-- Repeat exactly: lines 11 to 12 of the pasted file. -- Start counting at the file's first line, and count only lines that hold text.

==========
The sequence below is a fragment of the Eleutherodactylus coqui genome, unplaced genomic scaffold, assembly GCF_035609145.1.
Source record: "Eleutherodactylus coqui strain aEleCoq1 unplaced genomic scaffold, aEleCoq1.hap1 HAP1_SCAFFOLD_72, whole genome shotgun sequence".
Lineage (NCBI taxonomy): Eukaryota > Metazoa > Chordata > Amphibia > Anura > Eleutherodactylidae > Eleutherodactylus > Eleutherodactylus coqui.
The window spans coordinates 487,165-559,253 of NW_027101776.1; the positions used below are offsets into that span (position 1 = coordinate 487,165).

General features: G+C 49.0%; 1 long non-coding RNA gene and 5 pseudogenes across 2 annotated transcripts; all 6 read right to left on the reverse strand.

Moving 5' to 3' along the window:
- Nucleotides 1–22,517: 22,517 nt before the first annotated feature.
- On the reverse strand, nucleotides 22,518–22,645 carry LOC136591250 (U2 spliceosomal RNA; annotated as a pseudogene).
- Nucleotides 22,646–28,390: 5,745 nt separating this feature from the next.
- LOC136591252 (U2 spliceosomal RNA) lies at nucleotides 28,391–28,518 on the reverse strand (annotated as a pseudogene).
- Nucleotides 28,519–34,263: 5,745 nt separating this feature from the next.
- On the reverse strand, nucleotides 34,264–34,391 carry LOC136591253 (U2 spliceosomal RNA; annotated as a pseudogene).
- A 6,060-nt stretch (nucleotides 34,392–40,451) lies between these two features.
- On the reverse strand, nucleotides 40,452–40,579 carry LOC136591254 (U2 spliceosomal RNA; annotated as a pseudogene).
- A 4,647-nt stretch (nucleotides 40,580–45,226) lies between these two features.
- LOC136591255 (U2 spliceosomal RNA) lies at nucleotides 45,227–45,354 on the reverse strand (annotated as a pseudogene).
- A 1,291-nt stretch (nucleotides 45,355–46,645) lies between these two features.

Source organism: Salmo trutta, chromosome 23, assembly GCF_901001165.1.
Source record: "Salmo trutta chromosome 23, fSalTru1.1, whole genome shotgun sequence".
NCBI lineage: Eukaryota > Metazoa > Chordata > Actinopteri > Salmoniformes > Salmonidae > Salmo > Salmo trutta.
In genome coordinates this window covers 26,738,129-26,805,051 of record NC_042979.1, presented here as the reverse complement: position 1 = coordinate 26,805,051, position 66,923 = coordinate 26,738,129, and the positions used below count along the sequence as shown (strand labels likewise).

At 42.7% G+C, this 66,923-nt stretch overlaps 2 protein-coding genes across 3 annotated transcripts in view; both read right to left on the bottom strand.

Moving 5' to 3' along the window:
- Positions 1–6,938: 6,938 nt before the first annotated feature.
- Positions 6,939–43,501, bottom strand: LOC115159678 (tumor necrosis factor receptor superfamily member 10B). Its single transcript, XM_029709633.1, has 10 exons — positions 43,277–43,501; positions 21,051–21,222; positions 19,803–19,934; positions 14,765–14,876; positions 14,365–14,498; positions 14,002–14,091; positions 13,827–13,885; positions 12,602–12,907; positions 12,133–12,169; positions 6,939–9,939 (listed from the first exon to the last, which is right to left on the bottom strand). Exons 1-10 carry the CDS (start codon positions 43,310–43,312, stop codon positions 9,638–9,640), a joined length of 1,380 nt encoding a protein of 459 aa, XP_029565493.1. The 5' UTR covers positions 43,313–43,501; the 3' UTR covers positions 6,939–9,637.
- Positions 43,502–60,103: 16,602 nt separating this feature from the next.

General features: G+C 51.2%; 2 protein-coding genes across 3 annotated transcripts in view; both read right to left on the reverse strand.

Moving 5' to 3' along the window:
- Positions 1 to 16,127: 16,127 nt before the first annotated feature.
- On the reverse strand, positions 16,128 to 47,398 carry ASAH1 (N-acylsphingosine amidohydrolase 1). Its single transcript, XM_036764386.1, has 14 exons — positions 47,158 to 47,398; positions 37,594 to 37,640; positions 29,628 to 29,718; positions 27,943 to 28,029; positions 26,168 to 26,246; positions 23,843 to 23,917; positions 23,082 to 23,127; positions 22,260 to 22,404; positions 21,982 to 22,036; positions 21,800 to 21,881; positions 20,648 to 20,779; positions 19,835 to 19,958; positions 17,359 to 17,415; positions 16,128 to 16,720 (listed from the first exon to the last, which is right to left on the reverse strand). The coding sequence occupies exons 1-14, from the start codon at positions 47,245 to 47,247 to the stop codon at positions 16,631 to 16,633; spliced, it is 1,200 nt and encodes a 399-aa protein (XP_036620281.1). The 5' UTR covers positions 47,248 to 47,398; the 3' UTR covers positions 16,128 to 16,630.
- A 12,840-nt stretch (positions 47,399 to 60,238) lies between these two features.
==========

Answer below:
- Nucleotides 28,519–34,263: 5,745 nt separating this feature from the next.
- On the reverse strand, nucleotides 34,264–34,391 carry LOC136591253 (U2 spliceosomal RNA; annotated as a pseudogene).